Nitric oxide synthase inhibition does not affect regulation of muscle sympathetic nerve activity during head-up tilt

Jian Cui, Rong Zhang, Thad E. Wilson, Sarah Witkowski, Craig G. Crandall, Benjamin D. Levine

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To test the hypothesis that systemic inhibition of nitric oxide (NO) synthase does not alter the regulation of sympathetic outflow during head-up tilt in humans, in eight healthy subjects NO synthase was blocked by intravenous infusion of NG-monomethyl-L-arginine (L-NMMA). Blood pressure, heart rate, cardiac output, total peripheral resistance (TPR), and muscle sympathetic nerve activity (MSNA) were recorded in the supine position and during 60° head-up tilt. In the supine position, infusion of L-NMMA increased blood pressure, via increased TPR, and inhibited MSNA. However, the increase in MSNA evoked by head-up tilt during L-NMMA infusion (change in burst rate: 24 ± 4 bursts/min; change in total activity: 209 ± 36 U/min) was similar to that during head-up tilt without L-NMMA (change in burst rate: 23 ± 4 bursts/min; change in total activity: 251 ± 52 U/min, n = 6, all P > 0.05). Moreover, changes in TPR and heart rate during head-up tilt were virtually identical between the two conditions. These results suggest that systemic inhibition of NO synthase with L-NMMA does not affect the regulation of sympathetic outflow and vascular resistance during head-up tilt in humans.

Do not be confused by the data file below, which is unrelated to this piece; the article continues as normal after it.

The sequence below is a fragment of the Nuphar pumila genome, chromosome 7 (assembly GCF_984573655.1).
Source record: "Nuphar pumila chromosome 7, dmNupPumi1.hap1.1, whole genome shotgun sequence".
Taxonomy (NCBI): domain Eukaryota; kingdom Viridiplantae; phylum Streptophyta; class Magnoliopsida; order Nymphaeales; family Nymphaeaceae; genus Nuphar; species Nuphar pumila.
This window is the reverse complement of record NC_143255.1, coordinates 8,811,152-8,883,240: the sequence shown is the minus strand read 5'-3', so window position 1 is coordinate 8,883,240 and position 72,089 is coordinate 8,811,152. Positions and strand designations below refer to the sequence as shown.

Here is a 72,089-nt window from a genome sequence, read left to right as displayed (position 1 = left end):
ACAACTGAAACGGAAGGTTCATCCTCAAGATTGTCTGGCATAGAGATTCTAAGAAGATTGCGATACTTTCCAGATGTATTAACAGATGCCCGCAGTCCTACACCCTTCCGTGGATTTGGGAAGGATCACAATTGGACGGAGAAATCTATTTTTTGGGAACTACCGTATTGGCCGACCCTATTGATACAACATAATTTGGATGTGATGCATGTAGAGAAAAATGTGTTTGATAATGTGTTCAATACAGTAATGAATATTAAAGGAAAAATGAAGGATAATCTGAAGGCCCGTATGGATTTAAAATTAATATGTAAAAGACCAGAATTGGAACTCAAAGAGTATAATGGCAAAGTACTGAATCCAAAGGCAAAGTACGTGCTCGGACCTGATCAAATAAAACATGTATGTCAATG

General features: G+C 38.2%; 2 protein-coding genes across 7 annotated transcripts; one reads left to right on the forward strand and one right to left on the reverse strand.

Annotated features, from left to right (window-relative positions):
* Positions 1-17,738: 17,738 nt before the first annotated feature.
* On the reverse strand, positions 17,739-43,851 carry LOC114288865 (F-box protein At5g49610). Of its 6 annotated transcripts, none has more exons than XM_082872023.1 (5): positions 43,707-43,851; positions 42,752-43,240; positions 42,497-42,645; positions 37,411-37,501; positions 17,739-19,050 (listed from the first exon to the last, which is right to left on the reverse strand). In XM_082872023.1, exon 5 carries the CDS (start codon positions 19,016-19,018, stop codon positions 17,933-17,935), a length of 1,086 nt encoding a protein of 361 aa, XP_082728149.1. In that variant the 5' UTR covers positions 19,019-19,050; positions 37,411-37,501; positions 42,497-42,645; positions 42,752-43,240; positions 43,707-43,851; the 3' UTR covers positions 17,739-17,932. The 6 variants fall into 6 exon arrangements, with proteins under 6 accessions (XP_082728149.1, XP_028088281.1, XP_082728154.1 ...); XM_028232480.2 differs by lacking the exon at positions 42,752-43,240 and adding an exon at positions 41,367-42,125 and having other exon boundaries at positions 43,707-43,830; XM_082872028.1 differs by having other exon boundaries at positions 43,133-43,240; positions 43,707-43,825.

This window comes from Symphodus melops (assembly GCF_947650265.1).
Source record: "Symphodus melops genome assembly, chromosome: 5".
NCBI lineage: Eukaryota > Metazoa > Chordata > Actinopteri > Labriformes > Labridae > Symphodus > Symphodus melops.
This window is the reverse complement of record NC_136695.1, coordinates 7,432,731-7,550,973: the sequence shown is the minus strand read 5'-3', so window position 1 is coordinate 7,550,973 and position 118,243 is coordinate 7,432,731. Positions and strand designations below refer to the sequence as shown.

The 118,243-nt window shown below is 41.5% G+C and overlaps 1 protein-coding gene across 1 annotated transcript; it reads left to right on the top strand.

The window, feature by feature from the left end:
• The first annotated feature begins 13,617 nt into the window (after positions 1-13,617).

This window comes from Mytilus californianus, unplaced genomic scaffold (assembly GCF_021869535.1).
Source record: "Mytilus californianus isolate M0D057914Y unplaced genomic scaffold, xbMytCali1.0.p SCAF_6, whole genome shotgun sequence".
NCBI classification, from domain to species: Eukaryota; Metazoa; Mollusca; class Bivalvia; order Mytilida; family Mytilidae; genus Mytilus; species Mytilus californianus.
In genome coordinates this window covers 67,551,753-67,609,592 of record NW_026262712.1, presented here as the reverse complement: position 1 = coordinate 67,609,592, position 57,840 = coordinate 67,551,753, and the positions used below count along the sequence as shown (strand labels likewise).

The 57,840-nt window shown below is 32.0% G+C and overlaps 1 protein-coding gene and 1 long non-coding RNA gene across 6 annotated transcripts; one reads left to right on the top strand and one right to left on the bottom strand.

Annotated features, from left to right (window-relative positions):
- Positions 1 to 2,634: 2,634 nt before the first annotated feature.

Original languageEnglish (US)
JournalAmerican Journal of Physiology - Heart and Circulatory Physiology
Issue number5 54-5
Publication statusPublished - Nov 2003



  • Autonomic
  • Baroreceptors
  • Microneurography
  • Nervous system
  • Orthostatic

ASJC Scopus subject areas

  • Physiology

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